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MSF in Spain, 2004
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Giving a warmer welcome to immigrants
In the last few years, Spain has become a primary destination for immigrants attempting to enter the European Union. Located at the edge of Europe and close to Africa, the country is now home to 800,000 to one million undocumented immigrants. However, the government's system of receiving immigrants takes little account of their medical and humanitarian needs and focuses instead on expelling those who lack documentation.
In 2003 and 2004, MSF's projects in Spain centered on giving medical and humanitarian assistance to exhausted and sick immigrants arriving in the country's most popular entry areas: the Canary Islands and Ceuta and Melilla, two Spanish enclaves in northern Africa. MSF also collects personal testimony from the immigrants as part of its campaign to raise awareness of their plight among government officials and the public.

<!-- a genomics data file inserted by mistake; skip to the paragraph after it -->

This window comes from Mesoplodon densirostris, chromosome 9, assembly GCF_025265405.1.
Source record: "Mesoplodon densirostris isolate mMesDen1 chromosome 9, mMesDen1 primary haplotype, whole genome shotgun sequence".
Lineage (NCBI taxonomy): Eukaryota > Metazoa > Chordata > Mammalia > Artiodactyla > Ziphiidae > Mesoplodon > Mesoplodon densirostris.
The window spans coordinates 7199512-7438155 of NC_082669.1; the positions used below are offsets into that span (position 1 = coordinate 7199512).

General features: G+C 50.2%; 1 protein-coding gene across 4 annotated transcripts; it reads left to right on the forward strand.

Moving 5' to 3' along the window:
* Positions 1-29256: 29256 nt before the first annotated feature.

On 1 March 2004, MSF started an emergency intervention in Fuerteventura, Canary Islands, to provide humanitarian assistance to immigrants arriving on the island's shores. The 7,858 immigrants who arrived in Fuerteventura in 2003 and the nearly 3,000 who arrived in the first part of 2004 had received no assistance.
The team set up a field hospital and a mobile team who work right on the beaches and in the port where immigrants intercepted by the coast guard are taken. The MSF team provides basic medical care and first aid, identifying those with serious illnesses and referring them to health centers on the island. The team also distributes blankets, water, warm drinks and biscuits.
Fuerteventura has become the main destination for immigrants, especially those coming from Asia and sub-Saharan Africa. Their physical condition, whether on arrival on the beaches or after their interception, is always the same: hypothermia, hypoglycemia, exhaustion, dehydration, hunger and thirst. Many also have cuts, bruises and sprains sustained during their perilous journey.
MSF has denounced the government's current system of reception and is working to build support for an advocacy campaign that calls on the government to take responsibility for these immigrants. MSF is also attempting to improve undocumented immigrants' access to the health care system.
During the first part of 2004, MSF closed a project through which it had provided assistance to undocumented immigrants in Ceuta. The organization's strong advocacy campaign had helped influence the Spanish government to begin to provide the immigrants with appropriate medical and humanitarian assistance.
MSF has worked in Spain since 1994.